The Return Of King Coal As The World’s Dominant Fuel
Coal will become more in demand than oil by 2020 driven by growth in China and India, despite campaigns to reduce carbon emissions across the globe, a new report reveals.
Marking a return to an era reminiscent of Britain’s industrial revolution, the rapidly expanding economies in the East are turning to coal since it is cheaper and more reliable than oil or renewable energy sources, energy consultancy firm Wood Mackenzie said on Monday.
Rising demand in China and India will push coal past oil as the two Asian powerhouses will need to rely on the comparatively cheaper fuel to power their economies. Coal demand in the United States, Europe and the rest of Asia will hold steady.
Smog: China has access to vast swathes of coal, which is cheaper for it to use than other fossil fuels. Pictured, Wuda Coal Field, in Wu Hai, Inner Mongolia, China, where coal is mined, then trucked nearby to the power stations and factories in the region
Global coal consumption is expected to rise by 25 per cent by the end of the decade to 4,500 million tonnes of oil equivalent, overtaking oil at 4,400 million tonnes, according to Woodmac in a presentation on Monday at the World Energy Congress.
‘China’s demand for coal will almost single-handedly propel the growth of coal as the dominant global fuel,’ said William Durbin, president of global markets at Woodmac. ‘Unlike alternatives, it is plentiful and affordable.’
China – already the top consumer – will drive two-thirds of the growth in global coal use this decade. Half of China’s power generation capacity to be built between 2012 and 2020 will be coal-fired, said Woodmac.
China has no alternative to coal, with its domestic gas output limited, and liquefied natural gas (LNG) imports more costly than coal, Durbin said.
China’s demand for coal will almost single handedly propel it to the most demanded fuel on the planet, the report says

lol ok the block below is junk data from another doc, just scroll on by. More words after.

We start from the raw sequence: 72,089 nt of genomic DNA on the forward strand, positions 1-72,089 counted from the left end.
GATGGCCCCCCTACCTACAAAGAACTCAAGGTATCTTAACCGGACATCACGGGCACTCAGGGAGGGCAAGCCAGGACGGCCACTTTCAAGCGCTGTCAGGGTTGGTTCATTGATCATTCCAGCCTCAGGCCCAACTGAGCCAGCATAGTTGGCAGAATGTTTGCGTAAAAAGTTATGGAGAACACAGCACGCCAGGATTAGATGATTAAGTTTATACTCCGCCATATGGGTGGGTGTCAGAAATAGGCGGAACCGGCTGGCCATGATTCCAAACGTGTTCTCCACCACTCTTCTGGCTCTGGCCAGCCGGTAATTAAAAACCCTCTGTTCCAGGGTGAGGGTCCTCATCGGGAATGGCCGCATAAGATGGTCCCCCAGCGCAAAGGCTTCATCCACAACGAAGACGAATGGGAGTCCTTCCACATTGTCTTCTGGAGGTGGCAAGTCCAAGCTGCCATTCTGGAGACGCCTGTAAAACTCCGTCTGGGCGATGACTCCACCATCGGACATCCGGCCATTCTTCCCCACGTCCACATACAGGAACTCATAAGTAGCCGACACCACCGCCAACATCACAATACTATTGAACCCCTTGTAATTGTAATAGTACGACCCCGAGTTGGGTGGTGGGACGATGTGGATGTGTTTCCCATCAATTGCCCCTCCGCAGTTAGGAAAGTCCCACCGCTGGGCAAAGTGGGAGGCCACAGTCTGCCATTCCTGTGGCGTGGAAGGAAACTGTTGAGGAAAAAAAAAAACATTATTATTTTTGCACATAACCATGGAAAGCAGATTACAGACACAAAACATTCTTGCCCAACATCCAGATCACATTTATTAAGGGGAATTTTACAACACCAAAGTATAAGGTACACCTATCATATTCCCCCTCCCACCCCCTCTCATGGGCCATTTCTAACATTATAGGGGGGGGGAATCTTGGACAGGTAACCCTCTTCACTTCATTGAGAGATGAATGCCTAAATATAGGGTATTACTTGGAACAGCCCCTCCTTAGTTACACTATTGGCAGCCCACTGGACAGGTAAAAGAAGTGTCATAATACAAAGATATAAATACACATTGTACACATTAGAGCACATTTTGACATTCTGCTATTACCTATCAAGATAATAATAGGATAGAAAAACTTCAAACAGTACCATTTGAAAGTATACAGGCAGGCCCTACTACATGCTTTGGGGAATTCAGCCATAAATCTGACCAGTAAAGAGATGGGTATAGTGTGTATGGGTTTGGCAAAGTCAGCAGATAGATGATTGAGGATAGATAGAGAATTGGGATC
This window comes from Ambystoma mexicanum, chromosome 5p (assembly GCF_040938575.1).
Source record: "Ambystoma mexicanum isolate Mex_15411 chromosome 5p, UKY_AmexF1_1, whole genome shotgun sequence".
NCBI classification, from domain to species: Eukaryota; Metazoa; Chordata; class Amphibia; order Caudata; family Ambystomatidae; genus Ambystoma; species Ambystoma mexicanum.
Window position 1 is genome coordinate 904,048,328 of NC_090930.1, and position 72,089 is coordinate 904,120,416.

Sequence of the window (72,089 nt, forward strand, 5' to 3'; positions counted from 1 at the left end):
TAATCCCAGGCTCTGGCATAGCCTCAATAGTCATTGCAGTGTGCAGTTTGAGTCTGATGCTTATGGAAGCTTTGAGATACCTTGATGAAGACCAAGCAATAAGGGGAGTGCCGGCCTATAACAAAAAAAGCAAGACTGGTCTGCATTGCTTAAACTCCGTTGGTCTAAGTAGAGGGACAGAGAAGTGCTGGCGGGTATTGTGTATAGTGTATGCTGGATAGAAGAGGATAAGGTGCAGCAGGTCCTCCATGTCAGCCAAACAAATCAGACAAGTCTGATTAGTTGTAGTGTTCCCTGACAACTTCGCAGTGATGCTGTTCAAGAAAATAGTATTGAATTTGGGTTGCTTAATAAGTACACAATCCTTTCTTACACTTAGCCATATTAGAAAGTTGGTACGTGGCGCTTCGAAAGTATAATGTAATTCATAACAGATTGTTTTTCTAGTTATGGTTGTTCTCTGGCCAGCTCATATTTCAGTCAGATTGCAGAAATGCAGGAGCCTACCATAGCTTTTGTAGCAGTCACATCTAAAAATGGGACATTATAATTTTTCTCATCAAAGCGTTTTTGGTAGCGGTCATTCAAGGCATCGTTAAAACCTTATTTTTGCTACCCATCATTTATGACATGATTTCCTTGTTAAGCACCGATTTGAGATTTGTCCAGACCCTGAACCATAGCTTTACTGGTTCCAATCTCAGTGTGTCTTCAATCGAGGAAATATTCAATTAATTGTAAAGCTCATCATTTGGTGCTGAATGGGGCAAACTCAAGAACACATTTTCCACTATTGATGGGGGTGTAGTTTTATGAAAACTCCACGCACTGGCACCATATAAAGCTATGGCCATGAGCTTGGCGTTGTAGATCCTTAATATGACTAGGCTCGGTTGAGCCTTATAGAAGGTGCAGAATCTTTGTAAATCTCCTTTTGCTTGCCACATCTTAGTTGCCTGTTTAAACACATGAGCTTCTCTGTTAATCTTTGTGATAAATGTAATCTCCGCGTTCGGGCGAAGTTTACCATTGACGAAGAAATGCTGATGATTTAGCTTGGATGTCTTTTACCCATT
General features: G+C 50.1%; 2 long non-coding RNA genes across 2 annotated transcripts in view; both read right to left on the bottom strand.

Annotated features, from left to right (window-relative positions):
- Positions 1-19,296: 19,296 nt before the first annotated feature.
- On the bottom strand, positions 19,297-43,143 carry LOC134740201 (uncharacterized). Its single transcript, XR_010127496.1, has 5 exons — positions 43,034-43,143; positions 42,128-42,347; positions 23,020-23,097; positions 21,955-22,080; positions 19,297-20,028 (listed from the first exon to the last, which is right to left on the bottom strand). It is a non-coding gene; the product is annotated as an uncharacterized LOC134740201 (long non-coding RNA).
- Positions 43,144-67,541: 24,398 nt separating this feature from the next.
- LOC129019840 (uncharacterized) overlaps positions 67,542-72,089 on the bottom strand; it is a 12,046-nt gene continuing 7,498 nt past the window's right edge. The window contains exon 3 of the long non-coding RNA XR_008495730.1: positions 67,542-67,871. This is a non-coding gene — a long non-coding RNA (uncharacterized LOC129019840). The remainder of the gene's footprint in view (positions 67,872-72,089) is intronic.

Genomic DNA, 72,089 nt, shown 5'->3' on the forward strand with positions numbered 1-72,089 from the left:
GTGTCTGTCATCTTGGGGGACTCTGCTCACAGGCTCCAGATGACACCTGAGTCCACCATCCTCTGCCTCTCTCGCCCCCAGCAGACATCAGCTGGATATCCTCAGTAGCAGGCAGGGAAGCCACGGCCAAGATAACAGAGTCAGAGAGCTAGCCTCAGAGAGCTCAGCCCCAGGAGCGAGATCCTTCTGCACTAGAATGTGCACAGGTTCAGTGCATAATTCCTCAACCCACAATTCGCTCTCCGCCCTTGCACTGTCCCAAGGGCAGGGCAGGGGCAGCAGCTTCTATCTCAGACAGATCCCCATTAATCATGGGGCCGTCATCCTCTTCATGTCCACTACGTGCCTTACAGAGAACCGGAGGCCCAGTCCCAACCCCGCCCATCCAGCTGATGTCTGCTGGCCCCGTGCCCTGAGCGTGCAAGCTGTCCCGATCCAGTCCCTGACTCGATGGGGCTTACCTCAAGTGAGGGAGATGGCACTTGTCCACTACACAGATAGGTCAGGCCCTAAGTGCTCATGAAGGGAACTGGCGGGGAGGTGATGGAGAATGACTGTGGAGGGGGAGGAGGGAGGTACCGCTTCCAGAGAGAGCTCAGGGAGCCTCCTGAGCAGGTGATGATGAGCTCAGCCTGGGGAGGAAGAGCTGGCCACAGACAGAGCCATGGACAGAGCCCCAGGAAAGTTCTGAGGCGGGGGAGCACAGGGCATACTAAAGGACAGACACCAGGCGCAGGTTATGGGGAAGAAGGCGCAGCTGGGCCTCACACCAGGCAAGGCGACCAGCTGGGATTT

‘Renewables cannot provide base load power. This leaves coal as the primary energy source,’ he said.
Power infrastructure provider Alstom estimated that across Asia close to half of the 600 gigawatt of new power generators to be built over the next five years will be coal-fired, Giles Dickson, a vice president at the company said.
‘Coal prices are low,’ he said, adding that coal is about one-third of the price of LNG in Asia and about half of the gas price in Europe.
Abundant supply is also supporting demand for coal. The traded volumes of coal will increase by a further 20 per cent by 2020, Dickson said, including supply of lower grade coal from Indonesia, Australia and South Africa.
‘As the lower grade coal comes into the market, further downward pressure on prices will further drive demand,’ he said.
Excess supply and faltering demand growth have depressed global coal prices this year. European coal futures have tumbled more than 20 per cent, while Australian coal prices have plummeted from the record $130 per tonne hit in 2011 to around $80 per tonne as China’s demand grew slower than expected.
‘If you take China and India out of the equation, what is more surprising is that under current regulations, coal demand in the rest of the world will remain at current levels,’ Durbin said.
High fuel import costs and nuclear issues will support coal use throughout Northeast Asia, while in North America coal is still competitive in many locations despite abundant low-cost shale gas.
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